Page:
Moray Eel Jaws

Client: National Science Foundation

Moray Eel Jaws

How do long, slender snake-like creatures manage to stuff large, struggling prey into their narrow mouths and down their throats without using paws or claws? A new study reveals that the slender, snake-like moray eel–which may reach up to about nine feet in length–captures and consumes its prey (usually large fish, octopuses and squid) with a unique strategy that involves using two sets of jaws.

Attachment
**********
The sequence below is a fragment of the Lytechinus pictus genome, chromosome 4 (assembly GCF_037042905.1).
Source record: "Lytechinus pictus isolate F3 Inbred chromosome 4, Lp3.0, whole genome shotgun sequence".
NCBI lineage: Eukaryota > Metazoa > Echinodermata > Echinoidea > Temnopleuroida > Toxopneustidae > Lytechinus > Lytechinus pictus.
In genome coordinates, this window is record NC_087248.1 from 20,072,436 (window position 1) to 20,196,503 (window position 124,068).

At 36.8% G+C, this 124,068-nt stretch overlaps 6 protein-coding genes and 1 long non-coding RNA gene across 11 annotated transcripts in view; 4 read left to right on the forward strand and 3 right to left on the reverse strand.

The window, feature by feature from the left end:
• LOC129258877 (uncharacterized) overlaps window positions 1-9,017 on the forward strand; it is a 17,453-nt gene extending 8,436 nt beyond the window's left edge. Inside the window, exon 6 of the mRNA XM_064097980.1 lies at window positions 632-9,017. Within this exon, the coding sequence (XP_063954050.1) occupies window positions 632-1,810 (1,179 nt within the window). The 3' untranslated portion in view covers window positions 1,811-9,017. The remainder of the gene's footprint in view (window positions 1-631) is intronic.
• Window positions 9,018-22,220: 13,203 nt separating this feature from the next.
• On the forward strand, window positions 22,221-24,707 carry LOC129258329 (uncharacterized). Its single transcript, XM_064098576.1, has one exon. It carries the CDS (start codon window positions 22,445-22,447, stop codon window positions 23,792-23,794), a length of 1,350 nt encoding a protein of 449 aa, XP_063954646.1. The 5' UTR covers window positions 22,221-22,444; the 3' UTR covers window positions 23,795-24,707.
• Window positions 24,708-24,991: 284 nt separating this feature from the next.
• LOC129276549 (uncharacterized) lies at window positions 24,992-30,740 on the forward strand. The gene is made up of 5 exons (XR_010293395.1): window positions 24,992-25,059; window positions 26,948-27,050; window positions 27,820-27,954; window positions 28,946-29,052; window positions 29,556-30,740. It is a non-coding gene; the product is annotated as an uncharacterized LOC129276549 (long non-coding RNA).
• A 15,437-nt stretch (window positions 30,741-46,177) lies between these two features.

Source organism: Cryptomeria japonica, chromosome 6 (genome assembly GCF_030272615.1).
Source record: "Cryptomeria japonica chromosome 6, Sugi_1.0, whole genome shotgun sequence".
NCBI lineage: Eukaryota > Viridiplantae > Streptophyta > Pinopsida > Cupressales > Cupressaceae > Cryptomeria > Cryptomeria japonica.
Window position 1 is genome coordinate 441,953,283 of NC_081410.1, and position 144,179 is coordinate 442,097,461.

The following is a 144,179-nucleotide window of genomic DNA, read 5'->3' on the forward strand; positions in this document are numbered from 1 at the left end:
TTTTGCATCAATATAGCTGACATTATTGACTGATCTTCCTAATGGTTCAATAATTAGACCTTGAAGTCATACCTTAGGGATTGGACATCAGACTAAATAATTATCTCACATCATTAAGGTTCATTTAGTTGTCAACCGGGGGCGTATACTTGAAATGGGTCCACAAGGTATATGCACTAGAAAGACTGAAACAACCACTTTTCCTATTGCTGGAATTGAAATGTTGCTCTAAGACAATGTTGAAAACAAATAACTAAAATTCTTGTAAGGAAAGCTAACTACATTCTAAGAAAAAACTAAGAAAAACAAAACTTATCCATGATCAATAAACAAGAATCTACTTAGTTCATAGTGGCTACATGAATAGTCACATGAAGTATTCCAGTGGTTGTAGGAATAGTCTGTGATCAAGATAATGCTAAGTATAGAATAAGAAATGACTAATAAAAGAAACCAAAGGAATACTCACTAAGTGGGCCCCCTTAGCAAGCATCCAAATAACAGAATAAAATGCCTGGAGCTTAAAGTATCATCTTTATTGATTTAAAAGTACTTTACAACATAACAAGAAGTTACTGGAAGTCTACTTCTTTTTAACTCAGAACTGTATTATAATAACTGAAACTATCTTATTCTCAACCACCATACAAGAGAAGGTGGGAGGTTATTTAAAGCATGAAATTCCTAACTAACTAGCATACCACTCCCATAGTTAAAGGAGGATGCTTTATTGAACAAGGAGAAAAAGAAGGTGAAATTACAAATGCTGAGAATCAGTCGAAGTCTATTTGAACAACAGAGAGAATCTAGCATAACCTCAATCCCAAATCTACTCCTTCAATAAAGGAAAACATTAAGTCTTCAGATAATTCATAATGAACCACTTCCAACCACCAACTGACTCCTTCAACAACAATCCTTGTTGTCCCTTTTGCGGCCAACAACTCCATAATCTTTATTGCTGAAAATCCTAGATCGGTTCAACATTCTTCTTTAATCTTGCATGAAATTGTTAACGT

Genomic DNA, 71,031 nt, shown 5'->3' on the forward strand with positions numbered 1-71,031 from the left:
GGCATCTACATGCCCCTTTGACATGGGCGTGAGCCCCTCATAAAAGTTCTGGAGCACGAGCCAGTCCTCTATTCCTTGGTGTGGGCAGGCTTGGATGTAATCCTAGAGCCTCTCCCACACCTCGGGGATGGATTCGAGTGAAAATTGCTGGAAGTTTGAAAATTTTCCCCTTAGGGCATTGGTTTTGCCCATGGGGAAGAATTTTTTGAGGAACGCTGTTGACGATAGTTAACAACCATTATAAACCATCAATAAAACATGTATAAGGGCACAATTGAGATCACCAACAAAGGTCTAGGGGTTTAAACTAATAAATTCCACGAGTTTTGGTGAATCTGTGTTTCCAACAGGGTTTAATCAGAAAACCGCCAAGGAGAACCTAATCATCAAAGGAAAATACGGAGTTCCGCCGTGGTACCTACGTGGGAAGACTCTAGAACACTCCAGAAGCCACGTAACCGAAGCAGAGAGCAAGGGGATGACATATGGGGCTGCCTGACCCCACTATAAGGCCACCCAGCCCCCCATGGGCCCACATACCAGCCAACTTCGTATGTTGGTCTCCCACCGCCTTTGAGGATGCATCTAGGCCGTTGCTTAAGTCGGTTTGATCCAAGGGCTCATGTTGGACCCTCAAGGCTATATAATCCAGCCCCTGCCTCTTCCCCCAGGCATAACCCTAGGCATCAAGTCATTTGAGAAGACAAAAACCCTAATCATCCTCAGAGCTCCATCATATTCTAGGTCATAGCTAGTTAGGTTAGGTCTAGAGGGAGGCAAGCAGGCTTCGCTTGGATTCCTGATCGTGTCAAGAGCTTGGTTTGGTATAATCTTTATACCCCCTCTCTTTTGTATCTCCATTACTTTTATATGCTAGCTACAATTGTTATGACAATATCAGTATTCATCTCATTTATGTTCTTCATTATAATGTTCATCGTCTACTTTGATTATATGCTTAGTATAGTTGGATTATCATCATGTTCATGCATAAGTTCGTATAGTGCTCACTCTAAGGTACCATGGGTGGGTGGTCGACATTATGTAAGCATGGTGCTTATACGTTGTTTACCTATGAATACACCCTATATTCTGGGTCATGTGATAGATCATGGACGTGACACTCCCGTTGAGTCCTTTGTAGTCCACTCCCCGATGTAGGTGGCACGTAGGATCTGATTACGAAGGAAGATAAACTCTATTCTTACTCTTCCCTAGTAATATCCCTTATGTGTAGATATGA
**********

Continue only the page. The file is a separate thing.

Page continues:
Credit: © Zina Deretsky, National Science Foundation

Great job!

Rita S. Mehta
Postdoctoral Researcher
Section of Evolution & Ecology
University of California

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